13 April, 2009

So This is What Passes for "Science"

As most of my regulars know by now, I've been enjoying have sole custody of my teevee. And it's been nice - lots o' pretty pictures, some interesting stuff, and I get to catch up on Batman: the Animated Series.

However. Comma.

They call this shit "science"?

I haven't been keeping a list of all the science errors, because frankly I don't have that kind of spare time, and I'd have to expand the memory on my computer. But let's just take a few pertinent examples.

On Discover Magazine, they dedicated a whole episode to the discovery of a Homo sapiens skeleton that showed some traits usually associated with the Neanderthal - heavy brow ridge, shorter legs, heavier body. It was dated to several thousand years after the Neanderthal died out. Here's their conclusion in a nutshell: one set of bones that sorta resemble a Neanderthal a little bit = ZOMG HUMANS AND NEANDERTHALS HYBRIDIZED!!! Seriously. They ended the episode by baldly stating this as a fact.

One small problem: never happened. In fact, in one of those delightful examples of synchronicity, I came across this unequivocal debunking in Endless Forms Most Beautiful just a few hours after watching the episode:
H. neanderthalensis did not contribute to the H. sapiens gene pool. This was demonstrated conclusively in a remarkable study, one of the really great contributions of genetics to paleoanthropology.Svante Paabo and his colleagues, then at the University of Munich, managed to sequence DNA extracted from a bone of a Neanderthal specimen, and this sequence proved that Neanderthals are a dead twig on the human evolutionary tree.
The only people who now believe that Neanderthal-human hybrids exist are Discover Magazine and the Young-Earth Creationists. So much for that.

In another example of synchronicity, I'm currently reading Life by Richard Fortey, wherein I'm reminded of the whackaloon theories of the origin of life proposed by steady-staters:
At this meeting, Professor Hans Phlug was to announce direct evidence of life from meteorites - and from te oldest (if somewhat altered) sedimentary rocks from Isua, Greenland. Phlug's host was Professor Wickramasinghe, professor of mathematical astronomy at the Univerity of Wales in Cardiff. "Wickram" is himself a protoge of Sir Fred Hoyle, who had a long and mostly distinguished career as an astronomer, and a second one as a science fiction writer.... But the real business of the meeting was a lecure detailing alleged evidence of extraterrestrial life - including spheres from carbonaceous chondrites, which were, it was claimed, obviously organic. Bacteria came direct from outer space! Life, far from being a singular phenomenon and Earth-bound, the product of our position in the solar system and all the rest, was reported to be almost commonplace - distributed through the Universe and dusted through the stars. Life could be seeded here and there as chance ordained: comets which passed close to planets, including our own, were a favoured source for this cosmic interaction with the terrestrial world.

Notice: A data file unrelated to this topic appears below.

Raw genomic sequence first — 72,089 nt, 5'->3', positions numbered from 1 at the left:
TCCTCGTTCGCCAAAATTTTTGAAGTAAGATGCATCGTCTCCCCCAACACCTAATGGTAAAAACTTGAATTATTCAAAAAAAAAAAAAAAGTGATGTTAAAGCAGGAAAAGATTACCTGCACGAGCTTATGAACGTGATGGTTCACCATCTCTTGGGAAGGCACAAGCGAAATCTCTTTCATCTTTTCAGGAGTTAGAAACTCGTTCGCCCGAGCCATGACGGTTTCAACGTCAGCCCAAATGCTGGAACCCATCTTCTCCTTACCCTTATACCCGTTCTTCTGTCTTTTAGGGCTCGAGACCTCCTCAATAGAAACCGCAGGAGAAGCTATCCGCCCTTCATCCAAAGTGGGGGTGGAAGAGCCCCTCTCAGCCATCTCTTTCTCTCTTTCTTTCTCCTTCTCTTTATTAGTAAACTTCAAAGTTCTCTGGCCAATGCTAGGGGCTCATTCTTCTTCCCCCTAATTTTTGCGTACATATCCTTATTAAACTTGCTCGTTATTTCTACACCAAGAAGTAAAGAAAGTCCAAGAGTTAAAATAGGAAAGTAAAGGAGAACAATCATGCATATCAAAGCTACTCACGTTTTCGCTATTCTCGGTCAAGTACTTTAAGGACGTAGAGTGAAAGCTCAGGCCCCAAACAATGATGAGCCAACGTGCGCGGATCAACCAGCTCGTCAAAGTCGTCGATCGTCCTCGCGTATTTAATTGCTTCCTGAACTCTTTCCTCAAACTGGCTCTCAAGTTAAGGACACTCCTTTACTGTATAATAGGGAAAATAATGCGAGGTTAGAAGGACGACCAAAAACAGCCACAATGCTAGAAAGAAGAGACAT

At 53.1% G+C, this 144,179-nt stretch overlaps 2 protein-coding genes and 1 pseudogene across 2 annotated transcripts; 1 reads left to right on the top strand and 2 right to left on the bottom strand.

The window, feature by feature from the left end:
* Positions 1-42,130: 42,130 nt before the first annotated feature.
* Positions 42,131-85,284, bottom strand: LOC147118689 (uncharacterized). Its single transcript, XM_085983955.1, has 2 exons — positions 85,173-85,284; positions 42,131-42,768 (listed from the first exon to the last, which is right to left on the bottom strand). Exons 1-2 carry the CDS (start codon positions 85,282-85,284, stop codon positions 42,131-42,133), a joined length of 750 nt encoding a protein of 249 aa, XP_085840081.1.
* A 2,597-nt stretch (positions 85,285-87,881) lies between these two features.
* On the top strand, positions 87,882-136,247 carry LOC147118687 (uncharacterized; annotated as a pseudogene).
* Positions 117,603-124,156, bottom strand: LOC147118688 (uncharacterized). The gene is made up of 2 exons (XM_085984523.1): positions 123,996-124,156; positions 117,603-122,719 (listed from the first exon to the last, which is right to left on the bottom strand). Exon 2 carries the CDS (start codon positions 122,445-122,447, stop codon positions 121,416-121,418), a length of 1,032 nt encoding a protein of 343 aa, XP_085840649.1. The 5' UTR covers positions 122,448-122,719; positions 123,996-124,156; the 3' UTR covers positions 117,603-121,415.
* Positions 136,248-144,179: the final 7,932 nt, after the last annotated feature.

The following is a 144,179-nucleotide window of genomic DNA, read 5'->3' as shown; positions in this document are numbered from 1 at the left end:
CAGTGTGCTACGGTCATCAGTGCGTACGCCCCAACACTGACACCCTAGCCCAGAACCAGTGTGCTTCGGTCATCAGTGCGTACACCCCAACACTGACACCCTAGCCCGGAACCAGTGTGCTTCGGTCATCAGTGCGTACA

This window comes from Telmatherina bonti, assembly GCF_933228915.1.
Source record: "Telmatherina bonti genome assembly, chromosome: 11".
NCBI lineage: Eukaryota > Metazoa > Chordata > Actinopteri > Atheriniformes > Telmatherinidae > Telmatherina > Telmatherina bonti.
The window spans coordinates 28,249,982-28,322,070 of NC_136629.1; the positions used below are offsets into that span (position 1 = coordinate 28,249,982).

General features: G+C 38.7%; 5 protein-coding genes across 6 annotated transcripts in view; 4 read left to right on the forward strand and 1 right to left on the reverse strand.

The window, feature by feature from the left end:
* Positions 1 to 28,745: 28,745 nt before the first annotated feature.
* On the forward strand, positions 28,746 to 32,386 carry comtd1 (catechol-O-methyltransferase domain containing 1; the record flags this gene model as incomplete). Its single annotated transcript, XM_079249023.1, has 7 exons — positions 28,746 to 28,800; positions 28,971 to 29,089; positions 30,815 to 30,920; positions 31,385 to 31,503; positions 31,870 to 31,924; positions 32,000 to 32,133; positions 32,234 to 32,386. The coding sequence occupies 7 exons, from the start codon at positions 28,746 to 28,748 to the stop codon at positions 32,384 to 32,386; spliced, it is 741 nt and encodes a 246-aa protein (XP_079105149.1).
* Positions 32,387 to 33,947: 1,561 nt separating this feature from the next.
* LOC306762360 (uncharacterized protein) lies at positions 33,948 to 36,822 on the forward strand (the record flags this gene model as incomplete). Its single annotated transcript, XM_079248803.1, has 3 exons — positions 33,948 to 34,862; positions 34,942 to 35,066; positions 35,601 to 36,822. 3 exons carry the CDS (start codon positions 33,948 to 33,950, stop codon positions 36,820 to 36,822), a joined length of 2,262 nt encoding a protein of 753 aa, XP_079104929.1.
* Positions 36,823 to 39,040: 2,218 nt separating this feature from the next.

This notion of "Panspermia" has had a long tradition, and this was its latest incarnation. The subtext was that the Universe had a constant diameter, the "steady state" theory, as opposed to the expanding Universe proposed under the "big bang" - the theory which gained ascendancy in the latter half of the twentieth century....
Needless to say, the steady state theory is dead, Jim, and reports of life in meteorites is problematic at best. Richard Fortey went on to give Hoyle a thorough yet genteel spanking, rather too long to reproduce here (as the entire book is pretty much the debunk). Wickram and Hoyle have about zero credibility when it comes to origin of life theories. Yet what do I find in Naked Science's "Birth of Life" episode? Whackaloon theories of the origin of life courtesy of none other than Wickram himself. Puh-leeze.

There's some good science out there, mind. Watching these programs is a fine compliment to science reading, as long as you watch out for the misinformation salted through them. And the visuals are truly stunning. Those wonderful images have been a great help in my reading. It would just be a lot nicer if they actually got the science right more often.

Oh, and as for Batman.... Look, I know it's a cartoon. And I know there's no chance of such a creature as a Man-bat. But for fuck's sake, how hard would it have been for the animators to notice that actual bats have their wings attached to their ankles and draw accordingly? Help out my willing suspension of disbelief, here!

Also, if someone went through a shapeshifting episode that destroyed their shirt... why the hell are their pants still on?


george.w said...

Wait... a man-bat has to be morphologically the same as a regular bat? Then his pants would come off in the shape-shifting scene! This would make the animator's job much more difficult.

Surely you are aware that like the Hulk, all shape-shifting humanoids must keep their pants on.

Cujo359 said...

actual bats have their wings attached to their ankles

One of the taxonomic differences between men and bats is that we don't have wings attached to our ankles. This is well understood, and I'm surprised you haven't caught up to it in your reading.

nycteris said...

Actually this version of the man-bat is far more accurate by other ones in comics and other canimated series of batman. In this one the body proportions are of a bat (e.g. the small legs compared to the torso) and the fingers (at least 3 of them) are part of the wings. In other representations the Man-bat he has like arms AND wings for example.